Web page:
The Coming Week’s Daf Yomi by Rabbi Adin Steinsaltz
This essay is based upon the insights and chidushim (original ideas) of Talmudic scholar Rabbi Adin Steinsaltz, as published in the Hebrew version of the Steinsaltz Edition of the Talmud.
This month’s Steinsaltz Daf Yomi is sponsored by Dr. and Mrs. Alan Harris, the Lewy Family Foundation, and Marilyn and Edward Kaplan
In describing the public Torah reading, the Mishnah teaches that every person called to the Torah must read at least three pesukim, but that the meturgaman should be given only on passage at a time to translate.
Although we are not familiar with the practice today, the meturgeman was an essential fixture in the synagogue during Torah reading in the time of the Mishnah and the Talmud, as well as for generations that followed. For Jews of Yemenite extraction, the meturgeman is part of the standard Torah readings in their synagogues to this day. The job of the meturgeman was to translate the Torah reading into a language that could be understood by all – Aramaic.
As can be well imagined, when the meturgeman participated in the service, the Torah reading took a much longer amount of time. Although the Torah reading could not be shortened, when it came to reading the Haftarah – the portion from the Prophets that is read following the completion of the Torah reading – if there was a meturgeman (and it should be noted that the Aramaic translation in Navi is even longer than in Chumash, as it includes commentary alongside the literal translation), it made sense to shorten the reading. Thus, the original establishment of the Haftarah as consisting of minimally 21 pesukim (probably stemming from a desire to mimic the seven aliyot to the Torah, which are made up of three pesukim each) was cut down to ten pesukim, or even fewer.
There is another type of meturgeman who is occasionally referred to in the Gemara; he is the individual whose job it was to “broadcast” the teachings of the Sage to the audience who came to hear him – an essential job prior to the invention of the loudspeaker. Such a meturgaman not only presented the words of the Sage, but offered explanations and clarifications of the teachings, as well.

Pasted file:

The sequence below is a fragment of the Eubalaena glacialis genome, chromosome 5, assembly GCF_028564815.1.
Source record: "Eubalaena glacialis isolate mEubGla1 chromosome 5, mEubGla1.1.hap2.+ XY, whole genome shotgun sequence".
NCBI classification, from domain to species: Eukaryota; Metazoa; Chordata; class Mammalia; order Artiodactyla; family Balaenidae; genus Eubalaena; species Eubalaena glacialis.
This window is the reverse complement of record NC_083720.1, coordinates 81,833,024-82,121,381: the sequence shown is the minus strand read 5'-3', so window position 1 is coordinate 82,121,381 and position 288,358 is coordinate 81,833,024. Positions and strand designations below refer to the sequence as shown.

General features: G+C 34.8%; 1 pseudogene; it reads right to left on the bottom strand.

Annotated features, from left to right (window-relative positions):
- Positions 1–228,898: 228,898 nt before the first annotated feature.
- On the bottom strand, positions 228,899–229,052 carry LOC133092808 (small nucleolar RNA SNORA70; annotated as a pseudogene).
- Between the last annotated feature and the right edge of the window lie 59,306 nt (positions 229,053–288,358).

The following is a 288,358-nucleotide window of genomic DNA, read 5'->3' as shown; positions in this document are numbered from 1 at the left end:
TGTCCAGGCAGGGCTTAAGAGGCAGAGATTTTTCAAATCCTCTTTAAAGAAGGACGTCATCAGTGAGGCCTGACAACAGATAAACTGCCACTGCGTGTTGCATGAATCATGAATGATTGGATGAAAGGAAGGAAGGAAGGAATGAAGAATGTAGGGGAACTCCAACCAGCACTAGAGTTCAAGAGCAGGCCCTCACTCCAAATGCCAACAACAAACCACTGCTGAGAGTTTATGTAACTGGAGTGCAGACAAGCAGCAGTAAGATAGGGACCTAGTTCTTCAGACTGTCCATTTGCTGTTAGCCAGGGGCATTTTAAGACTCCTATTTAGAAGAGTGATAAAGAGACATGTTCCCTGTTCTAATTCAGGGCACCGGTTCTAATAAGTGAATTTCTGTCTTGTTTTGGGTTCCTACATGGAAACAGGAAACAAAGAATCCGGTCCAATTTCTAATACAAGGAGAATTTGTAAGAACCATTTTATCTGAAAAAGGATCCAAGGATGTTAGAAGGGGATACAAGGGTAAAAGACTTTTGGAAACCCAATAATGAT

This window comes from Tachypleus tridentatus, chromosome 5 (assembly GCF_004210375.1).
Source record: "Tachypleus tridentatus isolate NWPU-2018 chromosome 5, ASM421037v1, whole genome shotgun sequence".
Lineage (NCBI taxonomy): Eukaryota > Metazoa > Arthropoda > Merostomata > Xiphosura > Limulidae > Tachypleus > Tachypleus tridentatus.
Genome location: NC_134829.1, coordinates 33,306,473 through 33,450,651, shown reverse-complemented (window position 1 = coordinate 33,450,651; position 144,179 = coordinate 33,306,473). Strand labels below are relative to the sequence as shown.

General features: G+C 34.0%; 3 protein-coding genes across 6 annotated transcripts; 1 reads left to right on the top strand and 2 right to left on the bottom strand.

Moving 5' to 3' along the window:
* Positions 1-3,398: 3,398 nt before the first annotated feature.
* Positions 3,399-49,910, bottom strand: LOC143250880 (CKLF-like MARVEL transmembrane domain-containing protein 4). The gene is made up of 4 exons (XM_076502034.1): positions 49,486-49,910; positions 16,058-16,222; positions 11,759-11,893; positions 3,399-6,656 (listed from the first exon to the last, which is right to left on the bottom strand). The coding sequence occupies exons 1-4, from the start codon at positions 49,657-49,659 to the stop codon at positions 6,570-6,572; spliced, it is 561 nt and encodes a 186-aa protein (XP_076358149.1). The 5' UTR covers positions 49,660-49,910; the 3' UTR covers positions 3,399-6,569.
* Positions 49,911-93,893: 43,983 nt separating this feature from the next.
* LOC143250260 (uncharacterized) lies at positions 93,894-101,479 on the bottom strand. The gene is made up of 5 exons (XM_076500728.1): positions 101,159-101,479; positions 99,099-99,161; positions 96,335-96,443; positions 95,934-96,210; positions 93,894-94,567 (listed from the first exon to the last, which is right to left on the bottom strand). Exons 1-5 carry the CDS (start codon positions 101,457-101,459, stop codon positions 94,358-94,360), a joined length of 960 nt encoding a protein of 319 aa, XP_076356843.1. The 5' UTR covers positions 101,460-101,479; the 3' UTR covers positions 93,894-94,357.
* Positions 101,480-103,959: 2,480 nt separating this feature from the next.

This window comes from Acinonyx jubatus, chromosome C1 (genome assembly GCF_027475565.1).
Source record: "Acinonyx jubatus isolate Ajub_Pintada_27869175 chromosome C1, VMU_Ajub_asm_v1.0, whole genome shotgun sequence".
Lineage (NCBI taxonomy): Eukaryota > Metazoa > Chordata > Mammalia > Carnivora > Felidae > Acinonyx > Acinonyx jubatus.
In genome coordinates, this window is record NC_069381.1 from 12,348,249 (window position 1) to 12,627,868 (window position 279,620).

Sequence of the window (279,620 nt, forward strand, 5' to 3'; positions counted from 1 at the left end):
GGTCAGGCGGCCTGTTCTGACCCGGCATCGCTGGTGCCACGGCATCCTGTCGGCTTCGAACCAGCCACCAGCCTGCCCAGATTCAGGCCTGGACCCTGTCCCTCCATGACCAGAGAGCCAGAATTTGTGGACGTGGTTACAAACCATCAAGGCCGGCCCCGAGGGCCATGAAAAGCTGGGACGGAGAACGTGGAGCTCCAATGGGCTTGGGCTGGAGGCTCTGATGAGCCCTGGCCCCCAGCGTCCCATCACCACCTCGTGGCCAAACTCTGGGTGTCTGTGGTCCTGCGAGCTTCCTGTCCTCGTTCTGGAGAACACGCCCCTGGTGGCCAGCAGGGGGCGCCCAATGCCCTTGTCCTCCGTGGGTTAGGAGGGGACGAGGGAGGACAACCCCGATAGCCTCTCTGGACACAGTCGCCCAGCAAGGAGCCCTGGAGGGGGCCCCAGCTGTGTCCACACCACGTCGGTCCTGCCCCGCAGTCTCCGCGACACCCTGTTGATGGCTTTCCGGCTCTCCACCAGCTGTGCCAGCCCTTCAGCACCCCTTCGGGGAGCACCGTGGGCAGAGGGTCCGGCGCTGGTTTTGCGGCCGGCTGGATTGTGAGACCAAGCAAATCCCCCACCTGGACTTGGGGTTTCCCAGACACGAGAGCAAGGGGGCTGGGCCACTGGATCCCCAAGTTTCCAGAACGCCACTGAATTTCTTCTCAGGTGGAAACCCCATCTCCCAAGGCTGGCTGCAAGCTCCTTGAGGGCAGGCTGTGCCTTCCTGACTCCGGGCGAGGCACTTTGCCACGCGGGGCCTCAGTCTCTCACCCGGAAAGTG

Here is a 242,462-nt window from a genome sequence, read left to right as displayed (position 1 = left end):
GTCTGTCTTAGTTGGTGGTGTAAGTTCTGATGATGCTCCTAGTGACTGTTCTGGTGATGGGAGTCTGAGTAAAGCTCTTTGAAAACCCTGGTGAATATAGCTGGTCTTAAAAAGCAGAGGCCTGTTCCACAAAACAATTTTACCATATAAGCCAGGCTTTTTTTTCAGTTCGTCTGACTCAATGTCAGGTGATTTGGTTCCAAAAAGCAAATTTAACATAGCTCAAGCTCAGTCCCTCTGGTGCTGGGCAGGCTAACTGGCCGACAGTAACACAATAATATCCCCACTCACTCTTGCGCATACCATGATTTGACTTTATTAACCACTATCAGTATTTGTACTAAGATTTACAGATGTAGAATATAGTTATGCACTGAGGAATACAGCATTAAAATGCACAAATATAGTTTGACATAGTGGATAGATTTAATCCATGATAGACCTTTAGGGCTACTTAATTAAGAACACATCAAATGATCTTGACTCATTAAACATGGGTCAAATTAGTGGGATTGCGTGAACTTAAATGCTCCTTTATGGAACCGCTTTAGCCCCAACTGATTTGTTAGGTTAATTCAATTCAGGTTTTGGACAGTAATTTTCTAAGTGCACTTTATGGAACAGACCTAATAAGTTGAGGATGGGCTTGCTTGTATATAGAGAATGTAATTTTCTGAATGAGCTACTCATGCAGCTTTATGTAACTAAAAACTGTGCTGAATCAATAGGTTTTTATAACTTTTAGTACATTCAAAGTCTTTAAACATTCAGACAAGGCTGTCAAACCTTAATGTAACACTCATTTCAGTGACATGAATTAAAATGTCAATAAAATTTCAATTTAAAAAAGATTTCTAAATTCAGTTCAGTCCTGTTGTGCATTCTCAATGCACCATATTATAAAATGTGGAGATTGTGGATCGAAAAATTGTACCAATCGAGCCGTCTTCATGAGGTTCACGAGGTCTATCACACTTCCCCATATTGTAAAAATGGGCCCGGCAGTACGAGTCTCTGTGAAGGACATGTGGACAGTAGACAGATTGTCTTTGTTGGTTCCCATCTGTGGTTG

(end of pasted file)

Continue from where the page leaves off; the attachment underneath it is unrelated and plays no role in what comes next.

In Israel it is common practice for kohanim to bless the congregation on a daily basis towards the end of the repetition of the amidah prayer. In the Diaspora it is a much less frequent occurrence, which takes place only on the festivals of Pesach, Shavu’ot and Sukkot, as well as on the High Holy Days.
The Mishnah teaches that a kohen whose hands are disfigured should not participate in this blessing; according to Rabbi Yehuda if someone’s hands are colored with dye he too should not participate, as it will be distracting to the congregants. Although the popular notion is that it is forbidden to look at the hands of the kohanim while they are offering the blessing, since the Sages teach that the presence of the Almighty appears there at that time, the rishonim already have noted that the sense of Divine presence during the Priestly Blessing is only true in the Temple. Thus, the Me’iri and R”id – echoing the Talmud Yerushalmi – explain that the concern here is that the congregants may be distracted from paying attention to the bracha. Based on this, we find the ruling of the Rama in the Shulchan Arukh (Orach Chaim 128:30) that if the local custom requires the kohen to cover himself with a tallit during the blessing, the restrictions of the Mishnah would not apply.
Other limitations which may restrict kohanim from participating in the blessing include those whose pronunciation of the blessing is less that perfect. The baraita teaches that the people of Bet She’an, Bet Haifa and Tivonim were not permitted to bless the people because they could not distinguish between the pronunciation of the letter aleph and the letter ayin.
Unlike the people who grew up in the southern part of Israel, people who were raised in the Galilee – and, apparently, in particular cities in the Galilee where there was a large non-Jewish population – did not learn proper Hebrew pronunciation. Guttural sounds with origins in the throat – like the letters ayin and het – were difficult for those who grew up in places where languages other than Hebrew were prevalent.
The Mishnah teaches that a number of seemingly innocuous expressions should be avoided. Here are two examples:
- Yevarkhukha tovim – “Good people should bless You” – is seen as a form of heresy.
Rashi explains the heresy as stemming from the fact that we should be including all of the Jewish people in praise of God, not merely good people. The R”id, Rabbenu Yehonatan and others suggest that this teaching is based on the passage in Sefer Yirmiyahu (44:17) from where we can see that tovim can be interpreted as seve’im – satiated – and the heresy stems from the suggestion that only those people who are fully satisfied need to bless God, while those less fortunate do not. Another approach is suggested by the Me’iri, who understood tovim to mean the angels – making the expression Yevarkhukha tovim mean that only heavenly creatures praise God and, as such, removing Him from connection with this world.